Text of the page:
Author Topic: Welsh pronunciations  (Read 5693 times)

Ed Lecuyer

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Welsh pronunciations
« on: January 08, 2009, 01:56:56 AM »
MODERATORS NOTE:
Welsh pronunciations has been converted from the pre-July 2008 WW&F Discussion Forum.
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James Patten wrote:
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Pronunciation of welsh words used to stymie me before I went over there.  Now it's moderately easy to figure out how something is said.
However, one combination of letters continues to stump me: The double l.  What is the sound to use?  Words like Talyllyn, Llandudno, and my favorite unpronuncable, Pwllheli.
Frank Knight was told to use kind of "shh" sound, but it seems more complicated than that.

Glenn Christensen replied:
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Hi James,
As I was instructed by several of the Welsh during our trip ...
Tal-y-llyn is pronounced Tal  (like "pal"); Y is pronounced "ee" (as in "week");  and llyn is pronounced "Th-linn"
Llandudno is pronounced "th-lann"; "dood" (as in good), "no" (as in no).
Best Regards,
Glenn

jlancasterd replied:
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Hi James,
As I was instructed by several of the Welsh during our trip ...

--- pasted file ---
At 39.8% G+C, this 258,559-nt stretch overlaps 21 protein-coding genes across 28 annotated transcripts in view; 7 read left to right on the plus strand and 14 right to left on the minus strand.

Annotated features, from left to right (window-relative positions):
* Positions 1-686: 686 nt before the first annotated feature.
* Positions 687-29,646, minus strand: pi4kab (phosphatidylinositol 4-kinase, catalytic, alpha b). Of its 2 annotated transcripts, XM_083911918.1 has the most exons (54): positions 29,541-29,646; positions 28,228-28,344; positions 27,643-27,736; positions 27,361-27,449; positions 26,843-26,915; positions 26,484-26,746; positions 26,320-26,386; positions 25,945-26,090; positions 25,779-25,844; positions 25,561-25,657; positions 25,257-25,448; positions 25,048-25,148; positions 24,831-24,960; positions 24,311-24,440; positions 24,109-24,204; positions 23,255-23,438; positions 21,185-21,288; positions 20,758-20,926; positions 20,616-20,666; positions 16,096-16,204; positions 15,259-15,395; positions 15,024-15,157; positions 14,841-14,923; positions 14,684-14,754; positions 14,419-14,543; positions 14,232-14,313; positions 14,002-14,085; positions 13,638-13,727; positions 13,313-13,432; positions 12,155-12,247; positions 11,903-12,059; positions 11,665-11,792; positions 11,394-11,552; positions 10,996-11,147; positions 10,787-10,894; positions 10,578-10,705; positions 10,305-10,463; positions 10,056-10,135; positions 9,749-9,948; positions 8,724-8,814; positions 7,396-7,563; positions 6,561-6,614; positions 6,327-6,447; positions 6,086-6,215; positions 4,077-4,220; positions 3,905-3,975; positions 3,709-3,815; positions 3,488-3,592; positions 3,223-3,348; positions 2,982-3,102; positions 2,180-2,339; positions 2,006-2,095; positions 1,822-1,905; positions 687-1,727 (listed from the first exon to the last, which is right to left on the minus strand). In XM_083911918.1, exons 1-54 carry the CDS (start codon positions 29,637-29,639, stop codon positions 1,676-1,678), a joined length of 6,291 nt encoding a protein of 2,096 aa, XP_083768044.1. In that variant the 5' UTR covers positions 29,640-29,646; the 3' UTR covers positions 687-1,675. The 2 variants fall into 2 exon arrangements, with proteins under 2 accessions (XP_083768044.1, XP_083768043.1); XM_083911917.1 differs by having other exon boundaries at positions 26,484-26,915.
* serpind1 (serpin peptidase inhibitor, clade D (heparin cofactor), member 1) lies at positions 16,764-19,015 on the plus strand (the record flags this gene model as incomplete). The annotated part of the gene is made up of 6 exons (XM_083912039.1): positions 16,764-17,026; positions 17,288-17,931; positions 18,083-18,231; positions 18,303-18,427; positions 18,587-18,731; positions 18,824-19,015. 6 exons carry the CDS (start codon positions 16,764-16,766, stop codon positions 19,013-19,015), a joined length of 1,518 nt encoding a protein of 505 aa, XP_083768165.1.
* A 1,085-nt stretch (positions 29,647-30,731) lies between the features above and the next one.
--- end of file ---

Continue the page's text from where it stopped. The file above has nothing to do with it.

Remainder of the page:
Tal-y-llyn is pronounced Tal  (like "pal"); Y is pronounced "ee" (as in "week");  and llyn is pronounced "Th-linn"
Llandudno is pronounced "th-lann"; "dood" (as in good), "no" (as in no).
Best Regards,
Glenn
Glenn
I think that you will find that most *north* welsh people (there are considerable  differences between the welsh spoken in the north and south of the country) will pronounce 'Y' as 'uh' with a hardish 'u'.
The 'll' sound is more difficult to describe as it is a throat sound - rather akin to the sound of clearing ones throat in fact... ( ). It is probably best described as a combination of a throaty hard 'c', and th.
In welsh the 'u' is pronounced like an 'i' in english, so the middle section of Llandudno is pronounced 'did'.
At one stage the Ffestiniog Railway terminated in the middle of nowhere at a place called Dduallt - the pronunciation of which caused all sorts of amusing attempts by english visitors when they didn't just resort to asking for 'a ticket to the end of the line'. The closest I can do in print is 'Thiacht' with a hard c.
John Dobson
Editor FR Magazine

Glenn Christensen replied:
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Thanks John!
Always looking to improve.  I think I understand what you're saying about the "ll" sound.  The hard "C" followed immediaye;y by the 'Th" does sound like someone clearing their throat.
How do you pronounce, Duffws?
Best Regards,
Glenn

jlancasterd replied:
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Thanks John!
Always looking to improve.  I think I understand what you're saying about the "ll" sound.  The hard "C" followed immediaye;y by the 'Th" does sound like someone clearing their throat.
How do you pronounce, Duffws?
Best Regards,
Glenn
The double ff is the welsh f (a single f is pronounced as a v) and the 'w' is a double 'o'  (oo) sound